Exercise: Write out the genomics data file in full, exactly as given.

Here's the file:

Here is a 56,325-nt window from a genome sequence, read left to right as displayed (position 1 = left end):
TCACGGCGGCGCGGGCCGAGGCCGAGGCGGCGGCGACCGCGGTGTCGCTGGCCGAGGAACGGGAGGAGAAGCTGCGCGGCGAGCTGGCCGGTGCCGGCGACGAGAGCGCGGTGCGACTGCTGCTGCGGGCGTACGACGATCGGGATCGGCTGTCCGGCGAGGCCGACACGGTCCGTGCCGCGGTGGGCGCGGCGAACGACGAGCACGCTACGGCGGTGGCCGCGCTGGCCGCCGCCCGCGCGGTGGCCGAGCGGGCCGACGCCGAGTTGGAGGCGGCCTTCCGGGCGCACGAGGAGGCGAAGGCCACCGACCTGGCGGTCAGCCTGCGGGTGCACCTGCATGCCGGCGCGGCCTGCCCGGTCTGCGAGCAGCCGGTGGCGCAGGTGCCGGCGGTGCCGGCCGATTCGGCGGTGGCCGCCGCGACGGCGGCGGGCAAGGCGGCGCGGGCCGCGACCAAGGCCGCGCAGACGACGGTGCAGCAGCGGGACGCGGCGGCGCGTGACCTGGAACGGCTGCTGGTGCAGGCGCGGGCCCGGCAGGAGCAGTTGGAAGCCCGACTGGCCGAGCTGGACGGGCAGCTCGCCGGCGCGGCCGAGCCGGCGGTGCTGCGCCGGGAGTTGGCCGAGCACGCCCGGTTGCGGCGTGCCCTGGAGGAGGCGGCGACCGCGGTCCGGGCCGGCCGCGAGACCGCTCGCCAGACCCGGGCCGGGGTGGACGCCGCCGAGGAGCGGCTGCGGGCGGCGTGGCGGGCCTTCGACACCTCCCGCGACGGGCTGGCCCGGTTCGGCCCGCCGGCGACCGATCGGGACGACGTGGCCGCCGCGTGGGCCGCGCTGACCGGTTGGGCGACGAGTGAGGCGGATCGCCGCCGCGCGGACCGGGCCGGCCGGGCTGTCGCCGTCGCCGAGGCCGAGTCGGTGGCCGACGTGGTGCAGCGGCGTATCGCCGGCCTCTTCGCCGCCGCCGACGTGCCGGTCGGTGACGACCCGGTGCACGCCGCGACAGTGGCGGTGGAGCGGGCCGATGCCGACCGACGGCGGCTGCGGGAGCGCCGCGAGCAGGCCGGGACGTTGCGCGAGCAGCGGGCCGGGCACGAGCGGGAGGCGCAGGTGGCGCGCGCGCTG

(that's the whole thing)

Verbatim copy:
Here is a 56,325-nt window from a genome sequence, read left to right as displayed (position 1 = left end):
TCACGGCGGCGCGGGCCGAGGCCGAGGCGGCGGCGACCGCGGTGTCGCTGGCCGAGGAACGGGAGGAGAAGCTGCGCGGCGAGCTGGCCGGTGCCGGCGACGAGAGCGCGGTGCGACTGCTGCTGCGGGCGTACGACGATCGGGATCGGCTGTCCGGCGAGGCCGACACGGTCCGTGCCGCGGTGGGCGCGGCGAACGACGAGCACGCTACGGCGGTGGCCGCGCTGGCCGCCGCCCGCGCGGTGGCCGAGCGGGCCGACGCCGAGTTGGAGGCGGCCTTCCGGGCGCACGAGGAGGCGAAGGCCACCGACCTGGCGGTCAGCCTGCGGGTGCACCTGCATGCCGGCGCGGCCTGCCCGGTCTGCGAGCAGCCGGTGGCGCAGGTGCCGGCGGTGCCGGCCGATTCGGCGGTGGCCGCCGCGACGGCGGCGGGCAAGGCGGCGCGGGCCGCGACCAAGGCCGCGCAGACGACGGTGCAGCAGCGGGACGCGGCGGCGCGTGACCTGGAACGGCTGCTGGTGCAGGCGCGGGCCCGGCAGGAGCAGTTGGAAGCCCGACTGGCCGAGCTGGACGGGCAGCTCGCCGGCGCGGCCGAGCCGGCGGTGCTGCGCCGGGAGTTGGCCGAGCACGCCCGGTTGCGGCGTGCCCTGGAGGAGGCGGCGACCGCGGTCCGGGCCGGCCGCGAGACCGCTCGCCAGACCCGGGCCGGGGTGGACGCCGCCGAGGAGCGGCTGCGGGCGGCGTGGCGGGCCTTCGACACCTCCCGCGACGGGCTGGCCCGGTTCGGCCCGCCGGCGACCGATCGGGACGACGTGGCCGCCGCGTGGGCCGCGCTGACCGGTTGGGCGACGAGTGAGGCGGATCGCCGCCGCGCGGACCGGGCCGGCCGGGCTGTCGCCGTCGCCGAGGCCGAGTCGGTGGCCGACGTGGTGCAGCGGCGTATCGCCGGCCTCTTCGCCGCCGCCGACGTGCCGGTCGGTGACGACCCGGTGCACGCCGCGACAGTGGCGGTGGAGCGGGCCGATGCCGACCGACGGCGGCTGCGGGAGCGCCGCGAGCAGGCCGGGACGTTGCGCGAGCAGCGGGCCGGGCACGAGCGGGAGGCGCAGGTGGCGCGCGCGCTG